For Walzer and Issac, leftists failure to appreciate the necessity of Americas imperial response to September 11 as the result of a tangled web of left pathologies. These pathological patterns include:
- A lingering rag-tag Marxist belief that any group that attacks the imperial power must be a representative of the oppressed and its agenda must be the agenda of the left
- Guilt, festering resentment, and self-hatred produced by living in the worlds only superpower and enjoying its privileges and by long years spent in [supposedly] fruitless opposition to the global reach of American power
- A knee-jerk moral-purist attachment to blaming America first and a related sense that everything that goes badly in the world goes badly because of us
- A sense of not being entitled to criticize anyone outside the privileged U.S. and a related suspension of any and all judgment about the behavior and values of non-Americans
- A naïve attachment to pacifism that is, in reality, a morally bankrupt commitment to powerlessness and doing nothing in the face of manifest evil, leaving Americans defenseless in the face of future attacks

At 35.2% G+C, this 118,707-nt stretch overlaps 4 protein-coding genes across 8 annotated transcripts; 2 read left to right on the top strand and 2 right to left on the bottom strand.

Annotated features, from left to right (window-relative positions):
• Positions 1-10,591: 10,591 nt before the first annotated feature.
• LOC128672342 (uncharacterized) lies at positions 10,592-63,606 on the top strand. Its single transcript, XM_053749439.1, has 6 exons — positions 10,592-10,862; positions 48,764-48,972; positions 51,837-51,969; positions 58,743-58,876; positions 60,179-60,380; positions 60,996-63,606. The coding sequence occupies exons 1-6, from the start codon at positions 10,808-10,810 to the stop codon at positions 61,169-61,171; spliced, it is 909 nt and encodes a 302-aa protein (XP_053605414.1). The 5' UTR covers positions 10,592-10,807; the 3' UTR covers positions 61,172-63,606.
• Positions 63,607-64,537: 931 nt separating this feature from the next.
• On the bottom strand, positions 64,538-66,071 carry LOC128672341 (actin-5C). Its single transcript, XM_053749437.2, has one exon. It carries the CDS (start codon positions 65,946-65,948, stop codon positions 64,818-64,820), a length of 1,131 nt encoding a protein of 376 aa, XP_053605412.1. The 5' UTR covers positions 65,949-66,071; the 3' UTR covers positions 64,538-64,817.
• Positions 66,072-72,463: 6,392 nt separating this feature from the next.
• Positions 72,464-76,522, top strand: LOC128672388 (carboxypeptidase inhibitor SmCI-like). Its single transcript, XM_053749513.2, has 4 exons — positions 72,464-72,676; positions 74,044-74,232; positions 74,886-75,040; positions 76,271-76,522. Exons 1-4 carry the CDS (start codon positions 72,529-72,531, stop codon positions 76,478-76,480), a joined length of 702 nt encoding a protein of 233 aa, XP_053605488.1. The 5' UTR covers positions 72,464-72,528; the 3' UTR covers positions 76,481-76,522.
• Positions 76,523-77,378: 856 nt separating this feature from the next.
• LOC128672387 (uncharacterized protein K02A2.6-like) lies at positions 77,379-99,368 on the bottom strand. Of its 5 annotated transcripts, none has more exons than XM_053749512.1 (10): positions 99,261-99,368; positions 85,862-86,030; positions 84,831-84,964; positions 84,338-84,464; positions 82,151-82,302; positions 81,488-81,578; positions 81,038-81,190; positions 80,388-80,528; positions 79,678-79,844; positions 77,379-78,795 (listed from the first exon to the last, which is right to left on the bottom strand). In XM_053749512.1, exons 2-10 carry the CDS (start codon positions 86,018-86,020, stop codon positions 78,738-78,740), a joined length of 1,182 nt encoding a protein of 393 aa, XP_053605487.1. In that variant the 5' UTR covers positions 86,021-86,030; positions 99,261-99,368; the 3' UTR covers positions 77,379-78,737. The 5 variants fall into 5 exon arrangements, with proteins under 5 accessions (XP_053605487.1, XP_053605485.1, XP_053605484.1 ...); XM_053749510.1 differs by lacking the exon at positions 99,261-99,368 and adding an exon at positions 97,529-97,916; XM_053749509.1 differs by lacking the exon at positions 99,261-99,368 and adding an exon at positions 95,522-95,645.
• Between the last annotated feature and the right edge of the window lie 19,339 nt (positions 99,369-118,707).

Walzer is so disgusted by radicals self-hating refusal to sign up with the official explanations of and response to 9-11 that he wonders, in a question that provides the title for his essay, Can there Be a Decent Left?
Straw Dogs and Red-Herrings
The liberal-lefts charges against the left are serious, going to the heart of the lefts moral integrity. Fortunately, it is easy to show that the liberal-left attack horribly misrepresents what radicals actually said and wrote about the causes and meaning of 9-11. As will be seen, the distance between the liberal-left description of left response and the reality of what the left actually said and wrote is quite remarkablea chasm really. One is left to wonder whether writers like Walzer had the decency to actually read the lefts readily available commentary before assaulting it.
The left has consistently denounced the attacks as what Chomsky on October 18 at MIT called a horrendous atrocity, probably the most devastating instant human toll of any crime in history, outside of war.